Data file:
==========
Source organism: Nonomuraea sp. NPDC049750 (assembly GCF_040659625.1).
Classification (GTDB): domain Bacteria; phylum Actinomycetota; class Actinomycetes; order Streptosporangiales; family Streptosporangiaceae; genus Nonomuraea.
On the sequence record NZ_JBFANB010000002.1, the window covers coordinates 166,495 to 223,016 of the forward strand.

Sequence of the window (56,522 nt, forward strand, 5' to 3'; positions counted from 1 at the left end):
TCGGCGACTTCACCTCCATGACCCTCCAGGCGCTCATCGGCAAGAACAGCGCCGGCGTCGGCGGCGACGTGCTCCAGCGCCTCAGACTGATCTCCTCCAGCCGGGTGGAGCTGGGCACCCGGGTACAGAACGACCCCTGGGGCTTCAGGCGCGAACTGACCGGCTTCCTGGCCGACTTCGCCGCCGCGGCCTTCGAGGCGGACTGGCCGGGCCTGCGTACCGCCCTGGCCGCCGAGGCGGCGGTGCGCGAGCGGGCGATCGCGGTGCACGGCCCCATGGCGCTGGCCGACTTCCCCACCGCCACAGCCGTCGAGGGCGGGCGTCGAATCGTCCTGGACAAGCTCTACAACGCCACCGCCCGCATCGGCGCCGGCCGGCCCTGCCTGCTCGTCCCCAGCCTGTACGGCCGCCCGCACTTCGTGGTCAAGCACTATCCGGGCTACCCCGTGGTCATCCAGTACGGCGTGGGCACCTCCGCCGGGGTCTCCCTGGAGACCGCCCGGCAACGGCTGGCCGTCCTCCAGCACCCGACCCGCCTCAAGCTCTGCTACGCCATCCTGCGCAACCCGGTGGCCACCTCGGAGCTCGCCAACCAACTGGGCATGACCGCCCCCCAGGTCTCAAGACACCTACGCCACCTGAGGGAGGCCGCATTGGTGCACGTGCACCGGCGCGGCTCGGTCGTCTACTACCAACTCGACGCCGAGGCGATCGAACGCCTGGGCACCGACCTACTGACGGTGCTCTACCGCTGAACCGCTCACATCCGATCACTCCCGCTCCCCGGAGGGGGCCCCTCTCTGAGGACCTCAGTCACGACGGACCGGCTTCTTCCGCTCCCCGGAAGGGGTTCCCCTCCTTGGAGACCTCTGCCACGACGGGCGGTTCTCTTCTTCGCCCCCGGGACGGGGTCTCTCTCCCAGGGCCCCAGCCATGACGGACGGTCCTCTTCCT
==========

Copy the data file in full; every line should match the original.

Source organism: Nonomuraea sp. NPDC049750 (assembly GCF_040659625.1).
Classification (GTDB): domain Bacteria; phylum Actinomycetota; class Actinomycetes; order Streptosporangiales; family Streptosporangiaceae; genus Nonomuraea.
On the sequence record NZ_JBFANB010000002.1, the window covers coordinates 166,495 to 223,016 of the forward strand.

Sequence of the window (56,522 nt, forward strand, 5' to 3'; positions counted from 1 at the left end):
TCGGCGACTTCACCTCCATGACCCTCCAGGCGCTCATCGGCAAGAACAGCGCCGGCGTCGGCGGCGACGTGCTCCAGCGCCTCAGACTGATCTCCTCCAGCCGGGTGGAGCTGGGCACCCGGGTACAGAACGACCCCTGGGGCTTCAGGCGCGAACTGACCGGCTTCCTGGCCGACTTCGCCGCCGCGGCCTTCGAGGCGGACTGGCCGGGCCTGCGTACCGCCCTGGCCGCCGAGGCGGCGGTGCGCGAGCGGGCGATCGCGGTGCACGGCCCCATGGCGCTGGCCGACTTCCCCACCGCCACAGCCGTCGAGGGCGGGCGTCGAATCGTCCTGGACAAGCTCTACAACGCCACCGCCCGCATCGGCGCCGGCCGGCCCTGCCTGCTCGTCCCCAGCCTGTACGGCCGCCCGCACTTCGTGGTCAAGCACTATCCGGGCTACCCCGTGGTCATCCAGTACGGCGTGGGCACCTCCGCCGGGGTCTCCCTGGAGACCGCCCGGCAACGGCTGGCCGTCCTCCAGCACCCGACCCGCCTCAAGCTCTGCTACGCCATCCTGCGCAACCCGGTGGCCACCTCGGAGCTCGCCAACCAACTGGGCATGACCGCCCCCCAGGTCTCAAGACACCTACGCCACCTGAGGGAGGCCGCATTGGTGCACGTGCACCGGCGCGGCTCGGTCGTCTACTACCAACTCGACGCCGAGGCGATCGAACGCCTGGGCACCGACCTACTGACGGTGCTCTACCGCTGAACCGCTCACATCCGATCACTCCCGCTCCCCGGAGGGGGCCCCTCTCTGAGGACCTCAGTCACGACGGACCGGCTTCTTCCGCTCCCCGGAAGGGGTTCCCCTCCTTGGAGACCTCTGCCACGACGGGCGGTTCTCTTCTTCGCCCCCGGGACGGGGTCTCTCTCCCAGGGCCCCAGCCATGACGGACGGTCCTCTTCCT